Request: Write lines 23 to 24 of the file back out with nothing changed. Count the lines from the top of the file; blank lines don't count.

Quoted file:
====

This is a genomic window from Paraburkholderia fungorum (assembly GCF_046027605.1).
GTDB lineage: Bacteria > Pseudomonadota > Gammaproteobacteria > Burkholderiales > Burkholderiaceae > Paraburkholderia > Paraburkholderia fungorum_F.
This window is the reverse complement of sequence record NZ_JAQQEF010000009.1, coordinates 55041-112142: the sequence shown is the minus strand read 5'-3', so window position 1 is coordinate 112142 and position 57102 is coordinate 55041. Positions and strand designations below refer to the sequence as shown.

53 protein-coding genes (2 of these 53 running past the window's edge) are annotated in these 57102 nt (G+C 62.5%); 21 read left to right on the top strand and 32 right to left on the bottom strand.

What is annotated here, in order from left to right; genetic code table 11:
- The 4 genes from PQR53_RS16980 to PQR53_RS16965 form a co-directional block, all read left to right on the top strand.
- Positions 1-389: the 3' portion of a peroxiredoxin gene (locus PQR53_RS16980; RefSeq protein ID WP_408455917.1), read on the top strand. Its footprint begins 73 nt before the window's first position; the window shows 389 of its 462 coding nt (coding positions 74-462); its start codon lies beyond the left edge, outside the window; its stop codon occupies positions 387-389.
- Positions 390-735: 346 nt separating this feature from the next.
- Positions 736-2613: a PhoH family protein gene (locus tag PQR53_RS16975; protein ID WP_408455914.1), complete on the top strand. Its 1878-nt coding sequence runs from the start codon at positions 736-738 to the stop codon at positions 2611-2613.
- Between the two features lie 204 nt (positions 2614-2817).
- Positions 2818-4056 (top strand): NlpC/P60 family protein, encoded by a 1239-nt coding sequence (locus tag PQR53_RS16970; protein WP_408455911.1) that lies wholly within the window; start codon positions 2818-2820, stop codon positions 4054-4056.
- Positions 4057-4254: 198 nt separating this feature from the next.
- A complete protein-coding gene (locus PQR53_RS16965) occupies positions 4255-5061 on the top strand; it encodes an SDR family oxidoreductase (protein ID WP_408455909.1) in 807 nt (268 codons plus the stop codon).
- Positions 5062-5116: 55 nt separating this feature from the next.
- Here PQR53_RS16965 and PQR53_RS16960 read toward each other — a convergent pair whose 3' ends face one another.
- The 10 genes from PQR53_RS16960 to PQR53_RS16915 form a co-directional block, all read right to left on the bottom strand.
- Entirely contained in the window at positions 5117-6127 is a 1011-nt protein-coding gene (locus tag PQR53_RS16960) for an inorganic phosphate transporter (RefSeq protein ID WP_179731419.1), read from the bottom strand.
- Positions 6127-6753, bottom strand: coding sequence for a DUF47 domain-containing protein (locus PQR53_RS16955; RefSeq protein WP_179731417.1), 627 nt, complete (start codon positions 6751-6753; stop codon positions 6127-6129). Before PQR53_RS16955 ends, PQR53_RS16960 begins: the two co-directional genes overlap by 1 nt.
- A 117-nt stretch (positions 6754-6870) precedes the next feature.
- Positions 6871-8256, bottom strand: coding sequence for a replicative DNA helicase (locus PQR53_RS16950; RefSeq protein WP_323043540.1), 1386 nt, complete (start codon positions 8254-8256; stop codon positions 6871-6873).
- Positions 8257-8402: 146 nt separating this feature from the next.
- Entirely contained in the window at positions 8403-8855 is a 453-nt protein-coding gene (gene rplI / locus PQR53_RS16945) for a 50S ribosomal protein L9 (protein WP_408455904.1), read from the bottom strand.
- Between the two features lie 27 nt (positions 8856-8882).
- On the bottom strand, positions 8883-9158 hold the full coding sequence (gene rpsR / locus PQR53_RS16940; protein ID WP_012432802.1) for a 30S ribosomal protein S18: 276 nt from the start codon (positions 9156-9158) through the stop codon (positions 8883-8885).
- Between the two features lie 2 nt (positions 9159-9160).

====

- Between the two features lie 27 nt (positions 8856-8882).
- On the bottom strand, positions 8883-9158 hold the full coding sequence (gene rpsR / locus PQR53_RS16940; protein ID WP_012432802.1) for a 30S ribosomal protein S18: 276 nt from the start codon (positions 9156-9158) through the stop codon (positions 8883-8885).